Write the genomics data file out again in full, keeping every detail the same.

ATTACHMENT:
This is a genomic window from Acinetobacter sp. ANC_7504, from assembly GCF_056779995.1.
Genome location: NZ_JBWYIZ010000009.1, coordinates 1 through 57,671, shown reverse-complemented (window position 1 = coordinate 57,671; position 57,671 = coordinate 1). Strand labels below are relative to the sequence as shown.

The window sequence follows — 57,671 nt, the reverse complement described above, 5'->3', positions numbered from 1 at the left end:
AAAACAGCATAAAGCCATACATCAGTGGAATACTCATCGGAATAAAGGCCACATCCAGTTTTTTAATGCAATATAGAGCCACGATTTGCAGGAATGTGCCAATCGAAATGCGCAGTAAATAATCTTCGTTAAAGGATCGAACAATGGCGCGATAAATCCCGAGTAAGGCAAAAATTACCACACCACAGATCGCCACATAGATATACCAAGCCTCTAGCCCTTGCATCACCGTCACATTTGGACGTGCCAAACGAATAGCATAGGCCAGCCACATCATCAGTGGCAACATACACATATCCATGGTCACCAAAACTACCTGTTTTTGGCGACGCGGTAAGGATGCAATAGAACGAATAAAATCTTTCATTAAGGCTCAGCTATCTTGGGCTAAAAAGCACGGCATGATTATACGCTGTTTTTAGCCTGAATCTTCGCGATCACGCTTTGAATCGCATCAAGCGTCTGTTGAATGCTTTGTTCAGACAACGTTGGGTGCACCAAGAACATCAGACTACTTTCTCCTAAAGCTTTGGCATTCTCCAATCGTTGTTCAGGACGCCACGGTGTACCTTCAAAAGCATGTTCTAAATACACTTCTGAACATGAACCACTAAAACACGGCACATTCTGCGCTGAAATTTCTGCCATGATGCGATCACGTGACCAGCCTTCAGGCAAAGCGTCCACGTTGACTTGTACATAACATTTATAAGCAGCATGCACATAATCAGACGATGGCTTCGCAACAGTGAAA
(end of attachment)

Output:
This is a genomic window from Acinetobacter sp. ANC_7504, from assembly GCF_056779995.1.
Genome location: NZ_JBWYIZ010000009.1, coordinates 1 through 57,671, shown reverse-complemented (window position 1 = coordinate 57,671; position 57,671 = coordinate 1). Strand labels below are relative to the sequence as shown.

The window sequence follows — 57,671 nt, the reverse complement described above, 5'->3', positions numbered from 1 at the left end:
AAAACAGCATAAAGCCATACATCAGTGGAATACTCATCGGAATAAAGGCCACATCCAGTTTTTTAATGCAATATAGAGCCACGATTTGCAGGAATGTGCCAATCGAAATGCGCAGTAAATAATCTTCGTTAAAGGATCGAACAATGGCGCGATAAATCCCGAGTAAGGCAAAAATTACCACACCACAGATCGCCACATAGATATACCAAGCCTCTAGCCCTTGCATCACCGTCACATTTGGACGTGCCAAACGAATAGCATAGGCCAGCCACATCATCAGTGGCAACATACACATATCCATGGTCACCAAAACTACCTGTTTTTGGCGACGCGGTAAGGATGCAATAGAACGAATAAAATCTTTCATTAAGGCTCAGCTATCTTGGGCTAAAAAGCACGGCATGATTATACGCTGTTTTTAGCCTGAATCTTCGCGATCACGCTTTGAATCGCATCAAGCGTCTGTTGAATGCTTTGTTCAGACAACGTTGGGTGCACCAAGAACATCAGACTACTTTCTCCTAAAGCTTTGGCATTCTCCAATCGTTGTTCAGGACGCCACGGTGTACCTTCAAAAGCATGTTCTAAATACACTTCTGAACATGAACCACTAAAACACGGCACATTCTGCGCTGAAATTTCTGCCATGATGCGATCACGTGACCAGCCTTCAGGCAAAGCGTCCACGTTGACTTGTACATAACATTTATAAGCAGCATGCACATAATCAGACGATGGCTTCGCAACAGTGAAA